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'I am not privy to the plot': Shane Ross doesn't anticipate 'going to war' over new speeding laws

Under the new system, drivers who speed excessively will be hit with heavier penalties.

Justice Minister Charlie Flanagan spoke out against the new plans this year but has since backed the new legislation.
Justice Minister Charlie Flanagan spoke out against the new plans this year but has since backed the new legislation.
Image: Rollingnews.ie

TRANSPORT MINISTER SHANE ROSS has said he does not anticipate having to “go to war” with his Cabinet colleagues over his new graduated speeding law.

Cabinet is to consider the regulations tomorrow, though it is expected that some ministers and TDs will give significant push back to the new proposals. 

In an interview with this publication last year, the minister confirmed that he intended to introduce the new law in 2019.

Under the system, drivers who exceed the limit by more than 30km/ph will face a court prosecution and a €2,000 fine. 

The new law will also see drivers that record minor infringements of the speed limit, of between zero to 10km/ph, get fewer penalty points than is currently the norm. 

Currently, speeding of any kind carries a fixed charge fine of €80, along with three penalty points. 

Under the new rules, drivers who record minor infringements will only get two penalty points along with a €60 fine.

Anyone speeding between 10km/ph and 20 km/ph over the limit will receive three penalty points, and a €80 fine, with those caught speeding between 20km/ph and 30 km/ph over the limit getting a €100 fine and four penalty points. 

“It will be graduated, the more you break the speed limit the more you’ll be punished – there will be higher penalty points,” Ross said at the time he proposed the new measures.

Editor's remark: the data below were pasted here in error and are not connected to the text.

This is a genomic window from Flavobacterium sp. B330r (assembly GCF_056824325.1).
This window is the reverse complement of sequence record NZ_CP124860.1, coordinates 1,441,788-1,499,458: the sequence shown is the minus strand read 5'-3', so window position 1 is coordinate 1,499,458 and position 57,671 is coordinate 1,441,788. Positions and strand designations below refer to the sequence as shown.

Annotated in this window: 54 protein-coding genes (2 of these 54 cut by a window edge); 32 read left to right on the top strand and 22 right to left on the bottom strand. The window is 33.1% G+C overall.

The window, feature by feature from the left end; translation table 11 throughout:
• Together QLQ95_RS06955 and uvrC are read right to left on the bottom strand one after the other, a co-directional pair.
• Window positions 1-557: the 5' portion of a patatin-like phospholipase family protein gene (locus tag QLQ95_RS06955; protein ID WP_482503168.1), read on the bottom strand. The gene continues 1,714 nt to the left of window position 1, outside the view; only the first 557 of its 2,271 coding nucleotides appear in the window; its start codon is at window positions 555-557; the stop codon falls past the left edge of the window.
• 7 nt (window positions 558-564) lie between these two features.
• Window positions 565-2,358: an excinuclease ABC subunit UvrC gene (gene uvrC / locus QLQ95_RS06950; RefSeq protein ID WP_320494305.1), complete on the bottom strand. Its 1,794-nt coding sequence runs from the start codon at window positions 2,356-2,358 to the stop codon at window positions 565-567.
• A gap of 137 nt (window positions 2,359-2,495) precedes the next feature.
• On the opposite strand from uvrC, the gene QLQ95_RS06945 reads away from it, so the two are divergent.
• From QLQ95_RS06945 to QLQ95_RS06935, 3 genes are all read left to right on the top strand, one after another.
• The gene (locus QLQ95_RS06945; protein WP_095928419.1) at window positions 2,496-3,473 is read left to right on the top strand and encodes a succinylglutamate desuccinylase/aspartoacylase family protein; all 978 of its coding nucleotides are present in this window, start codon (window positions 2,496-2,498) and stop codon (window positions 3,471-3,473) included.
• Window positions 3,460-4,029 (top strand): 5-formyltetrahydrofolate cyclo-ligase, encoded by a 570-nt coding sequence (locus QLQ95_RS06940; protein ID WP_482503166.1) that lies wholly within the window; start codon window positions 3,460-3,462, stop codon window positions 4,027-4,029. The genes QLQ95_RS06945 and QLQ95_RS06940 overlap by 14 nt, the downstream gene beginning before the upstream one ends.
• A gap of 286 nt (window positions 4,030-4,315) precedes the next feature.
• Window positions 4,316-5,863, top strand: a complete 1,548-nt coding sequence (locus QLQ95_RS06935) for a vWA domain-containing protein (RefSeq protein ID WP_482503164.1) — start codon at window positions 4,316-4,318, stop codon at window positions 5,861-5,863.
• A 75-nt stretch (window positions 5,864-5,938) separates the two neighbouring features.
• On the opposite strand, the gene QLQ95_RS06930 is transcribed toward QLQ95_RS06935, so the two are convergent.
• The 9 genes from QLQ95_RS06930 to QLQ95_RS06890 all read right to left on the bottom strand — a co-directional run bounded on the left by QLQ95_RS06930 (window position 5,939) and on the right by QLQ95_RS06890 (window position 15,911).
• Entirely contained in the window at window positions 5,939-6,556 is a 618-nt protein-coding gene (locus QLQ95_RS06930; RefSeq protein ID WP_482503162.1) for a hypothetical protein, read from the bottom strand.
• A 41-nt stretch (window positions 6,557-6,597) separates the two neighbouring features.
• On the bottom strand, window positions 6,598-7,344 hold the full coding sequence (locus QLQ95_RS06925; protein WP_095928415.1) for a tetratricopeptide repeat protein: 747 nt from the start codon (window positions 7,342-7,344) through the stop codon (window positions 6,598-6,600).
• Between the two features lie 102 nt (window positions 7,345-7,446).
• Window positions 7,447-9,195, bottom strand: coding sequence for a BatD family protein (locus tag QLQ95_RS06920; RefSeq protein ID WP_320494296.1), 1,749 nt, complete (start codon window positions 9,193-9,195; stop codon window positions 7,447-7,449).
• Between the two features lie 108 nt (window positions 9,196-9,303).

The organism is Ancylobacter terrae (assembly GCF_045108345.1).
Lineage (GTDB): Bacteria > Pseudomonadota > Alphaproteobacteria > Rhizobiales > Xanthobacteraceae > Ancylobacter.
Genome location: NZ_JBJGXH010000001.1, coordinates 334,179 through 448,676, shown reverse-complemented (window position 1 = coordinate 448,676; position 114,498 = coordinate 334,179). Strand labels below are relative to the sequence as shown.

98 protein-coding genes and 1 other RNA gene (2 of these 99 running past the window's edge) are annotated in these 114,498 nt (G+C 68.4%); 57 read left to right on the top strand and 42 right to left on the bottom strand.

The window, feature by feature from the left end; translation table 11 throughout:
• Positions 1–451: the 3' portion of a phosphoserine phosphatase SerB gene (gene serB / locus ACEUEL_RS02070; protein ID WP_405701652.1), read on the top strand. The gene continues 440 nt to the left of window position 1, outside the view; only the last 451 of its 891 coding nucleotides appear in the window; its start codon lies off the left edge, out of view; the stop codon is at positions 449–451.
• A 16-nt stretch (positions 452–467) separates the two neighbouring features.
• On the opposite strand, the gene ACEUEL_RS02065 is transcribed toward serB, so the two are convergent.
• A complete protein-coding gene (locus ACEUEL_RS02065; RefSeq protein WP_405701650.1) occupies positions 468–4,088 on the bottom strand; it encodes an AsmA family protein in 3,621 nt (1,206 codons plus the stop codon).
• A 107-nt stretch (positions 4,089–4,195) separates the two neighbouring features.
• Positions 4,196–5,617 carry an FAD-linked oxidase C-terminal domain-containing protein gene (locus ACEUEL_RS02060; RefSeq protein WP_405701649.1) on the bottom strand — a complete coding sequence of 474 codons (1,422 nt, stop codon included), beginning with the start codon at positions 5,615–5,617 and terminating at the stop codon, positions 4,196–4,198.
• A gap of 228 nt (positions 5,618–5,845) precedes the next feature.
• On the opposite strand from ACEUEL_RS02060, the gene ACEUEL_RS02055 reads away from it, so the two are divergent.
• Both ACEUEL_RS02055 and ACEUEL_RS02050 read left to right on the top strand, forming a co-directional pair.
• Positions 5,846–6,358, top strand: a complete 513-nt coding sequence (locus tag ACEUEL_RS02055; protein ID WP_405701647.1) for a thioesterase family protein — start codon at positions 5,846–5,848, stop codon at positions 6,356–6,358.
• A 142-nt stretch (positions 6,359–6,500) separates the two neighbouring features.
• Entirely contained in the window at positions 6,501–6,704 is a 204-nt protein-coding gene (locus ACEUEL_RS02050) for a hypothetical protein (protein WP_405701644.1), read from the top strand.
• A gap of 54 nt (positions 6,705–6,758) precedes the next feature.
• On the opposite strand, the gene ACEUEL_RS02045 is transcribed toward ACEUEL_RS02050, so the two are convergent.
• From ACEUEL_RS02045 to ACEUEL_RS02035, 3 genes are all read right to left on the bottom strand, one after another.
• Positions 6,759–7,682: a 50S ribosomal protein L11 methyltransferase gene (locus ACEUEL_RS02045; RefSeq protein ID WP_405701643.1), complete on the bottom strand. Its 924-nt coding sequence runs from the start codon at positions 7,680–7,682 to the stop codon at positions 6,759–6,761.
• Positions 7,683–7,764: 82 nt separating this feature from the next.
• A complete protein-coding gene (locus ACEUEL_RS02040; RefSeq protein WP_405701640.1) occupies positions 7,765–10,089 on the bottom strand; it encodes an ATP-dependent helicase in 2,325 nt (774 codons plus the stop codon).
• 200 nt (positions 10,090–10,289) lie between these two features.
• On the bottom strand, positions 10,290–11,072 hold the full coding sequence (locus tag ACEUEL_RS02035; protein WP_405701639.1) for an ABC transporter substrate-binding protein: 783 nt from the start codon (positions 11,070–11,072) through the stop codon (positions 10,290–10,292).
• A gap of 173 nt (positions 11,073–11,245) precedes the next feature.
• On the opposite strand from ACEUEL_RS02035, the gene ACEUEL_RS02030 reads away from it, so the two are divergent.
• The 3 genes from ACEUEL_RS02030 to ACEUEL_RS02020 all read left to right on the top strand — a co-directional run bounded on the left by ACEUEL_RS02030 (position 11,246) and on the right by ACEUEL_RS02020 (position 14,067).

However, Justice Minister Charlie Flanagan spoke out against the new plans this year, stating they could have unforeseeable consequences.

Due to the disagreement, the bill was sent to a Cabinet subcommittee to be redrafted, with one or two amendments being made, Ross said. These changes have resulted in some of the penalties for lower-level infringements of the speed limit being reduced.

The justice minister has now endorsed the legislation, said Ross, who told reporters today: 

It fundamentally changes the way we respond to speeding. Those that are the least amount over the speeding limit actually get more lenient penalties, those who are in the middle get the same as there always was, and those who are extremists, those over 30 kilometres per hour, get greater penalties.
The majority of people will find themselves in the same or a better position. What it is aiming to do is the faster you go the more you get punished. We thought it was worth changing to make it a little more lenient for the people who are only marginally over the limit.

While all breaches of the speed limit are dangerous, said the minister, “if you are going over 30 km/ph over the limit that has to be treated differently”.

A headline in the Irish Independent this morning said that rural ministers were engaged in a ‘plot’ to derail Ross’s plan. Asked about TDs briefing against the proposed legislation, Ross said: 

I am not privy to the plot and not a single minister or rural TD have approached me on this issue at all.

He expects ministers will make their views known at tomorrow’s Cabinet meeting, he said.

While he acknowledged that some might have reservations, he would ask them to study the changes that have been made to the bill. 

“I don’t think there is a plot of any sort,” said the minister, who added that speeding is not an issue for rural Ireland, but a problem nationwide. 

“Speeding is the biggest killer on our roads, we’ve got to tackle it,” Ross said. 

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